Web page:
FDA Approves Muscular Dystrophy Drug That Patients Lobbied For

The Food and Drug Administration approved the first drug to treat patients with the most common childhood form of muscular dystrophy, a vivid example of the growing power that patients and their advocates wield over the federal government’s evaluation of drugs.

The agency’s approval went against the recommendation of its experts. The main clinical trial of the drug was small, involving only 12 boys with the disease known as Duchenne muscular dystrophy, and did not have an adequate control group of boys who had the disease but did not take the drug. A group of independent experts convened by the agency this spring said there was not enough evidence that it was effective.

But the vote was close. Large and impassioned groups of patients, including boys in wheelchairs, and their advocates, weighed in. The muscular dystrophy community is well organized and has lobbied for years to win approval for the drug, getting members of Congress to write letters to the agency.

A decision on the drug had been delayed for months. The approval was so controversial that F.D.A. employees fought over it, a dispute that was taken to the agency’s commissioner, Dr. Robert M. Califf, who ultimately decided that it would stand.

The approval delighted the drug’s advocates and sent the share price of the drug’s maker, Sarepta Therapeutics, soaring. But it was taken as a deeply troubling sign among drug policy experts who believe the F.D.A. has been far too influenced by patient advocates and drug companies, and has allowed the delicate balance in drug approvals to tilt toward speedy decisions based on preliminary data and away from more conclusive evidence of effectiveness and safety.

“The agency has set a dangerous precedent,” said Diana Zuckerman, president of the National Center for Health Research in Washington. “To prove something works, you have to compare it to something else — a placebo or a treatment. They didn’t do that.” […]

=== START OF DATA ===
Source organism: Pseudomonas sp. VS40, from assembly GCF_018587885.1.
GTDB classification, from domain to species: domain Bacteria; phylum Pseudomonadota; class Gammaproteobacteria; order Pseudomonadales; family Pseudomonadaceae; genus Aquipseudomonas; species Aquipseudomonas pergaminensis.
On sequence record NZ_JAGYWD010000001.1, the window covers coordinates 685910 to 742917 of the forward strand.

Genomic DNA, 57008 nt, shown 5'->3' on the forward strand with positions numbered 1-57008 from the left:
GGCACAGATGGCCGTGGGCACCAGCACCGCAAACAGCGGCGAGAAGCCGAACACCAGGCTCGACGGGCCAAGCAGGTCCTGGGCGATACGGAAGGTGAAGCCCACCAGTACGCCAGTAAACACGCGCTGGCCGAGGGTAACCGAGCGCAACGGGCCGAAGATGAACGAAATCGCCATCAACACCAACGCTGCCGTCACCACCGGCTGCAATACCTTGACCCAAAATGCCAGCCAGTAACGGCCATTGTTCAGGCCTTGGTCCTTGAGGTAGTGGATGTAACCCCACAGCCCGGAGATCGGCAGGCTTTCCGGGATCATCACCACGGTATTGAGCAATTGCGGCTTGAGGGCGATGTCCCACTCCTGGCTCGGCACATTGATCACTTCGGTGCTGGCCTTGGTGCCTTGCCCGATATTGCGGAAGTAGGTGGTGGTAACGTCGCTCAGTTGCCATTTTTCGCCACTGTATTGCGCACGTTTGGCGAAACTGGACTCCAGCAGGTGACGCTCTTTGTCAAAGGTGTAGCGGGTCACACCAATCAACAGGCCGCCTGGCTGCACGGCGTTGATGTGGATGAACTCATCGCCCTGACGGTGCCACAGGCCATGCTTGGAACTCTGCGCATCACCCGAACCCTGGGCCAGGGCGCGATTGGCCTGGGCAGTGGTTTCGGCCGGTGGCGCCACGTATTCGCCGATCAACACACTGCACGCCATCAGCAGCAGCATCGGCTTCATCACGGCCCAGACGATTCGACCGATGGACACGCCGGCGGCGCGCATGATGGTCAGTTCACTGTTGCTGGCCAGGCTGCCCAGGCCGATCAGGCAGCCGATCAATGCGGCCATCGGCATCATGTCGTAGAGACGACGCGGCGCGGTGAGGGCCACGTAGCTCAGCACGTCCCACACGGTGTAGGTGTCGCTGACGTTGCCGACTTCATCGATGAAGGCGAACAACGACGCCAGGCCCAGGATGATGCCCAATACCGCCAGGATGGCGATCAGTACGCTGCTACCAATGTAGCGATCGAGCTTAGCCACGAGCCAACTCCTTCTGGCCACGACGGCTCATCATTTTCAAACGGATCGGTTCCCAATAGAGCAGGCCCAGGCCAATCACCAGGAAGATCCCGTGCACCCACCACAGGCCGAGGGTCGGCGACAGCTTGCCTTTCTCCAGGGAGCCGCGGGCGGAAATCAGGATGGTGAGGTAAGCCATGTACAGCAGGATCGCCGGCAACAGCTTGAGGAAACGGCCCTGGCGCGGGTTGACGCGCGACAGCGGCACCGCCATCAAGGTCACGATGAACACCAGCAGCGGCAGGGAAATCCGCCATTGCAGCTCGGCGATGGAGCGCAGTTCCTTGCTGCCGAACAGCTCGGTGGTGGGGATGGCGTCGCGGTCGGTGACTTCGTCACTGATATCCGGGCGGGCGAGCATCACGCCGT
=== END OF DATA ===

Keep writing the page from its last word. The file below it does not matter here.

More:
The drug, eteplirsen, uses a technology called exon skipping that seeks to partly correct the genetic defect, allowing muscle cells to produce a somewhat functional form of dystrophin. The drug is applicable to only about 13 percent of Duchenne patients. Other exon-skipping drugs are being developed for patients with different mutations.

Sarepta said the average cost of eteplirsen for a patient would be about $300,000 a year. That is double the cost of most new cancer drugs, according to Dr. Zuckerman.

The drug received accelerated approval, which is reserved for medicines that treat serious diseases and address an “unmet medical need.” The agency defines that as “a condition whose treatment or diagnosis is not addressed adequately by available therapy.”

But even as it approved the drug, the agency also required the company to conduct another clinical trial to confirm the drug’s effectiveness. If the drug maker fails to prove it, the agency said it may “initiate proceedings to withdraw approval.”

During a heated public meeting in April, experts voted 7 to 3, with three abstentions, that the clinical data did not meet the F.D.A. requirements for well-controlled studies necessary for approval. The agency had urged Sarepta, which is based in Cambridge, Mass., to do a larger study with a placebo control to better determine whether the drug worked.

But the company argued that doing so would be unethical and impractical, since early hints of effectiveness meant that parents would no longer enroll their sons in a trial where they might not get the drug. Instead, Sarepta compared the data from the 12 boys in the trial to historical data from patients in Italy and Belgium who were as closely matched as possible in disease characteristics.

Now the company will have to conduct another trial. But Dr. Zuckerman argued that it is more difficult to enroll patients after a drug had been approved, because families will not want to take a chance that their son would be in a placebo group. […]

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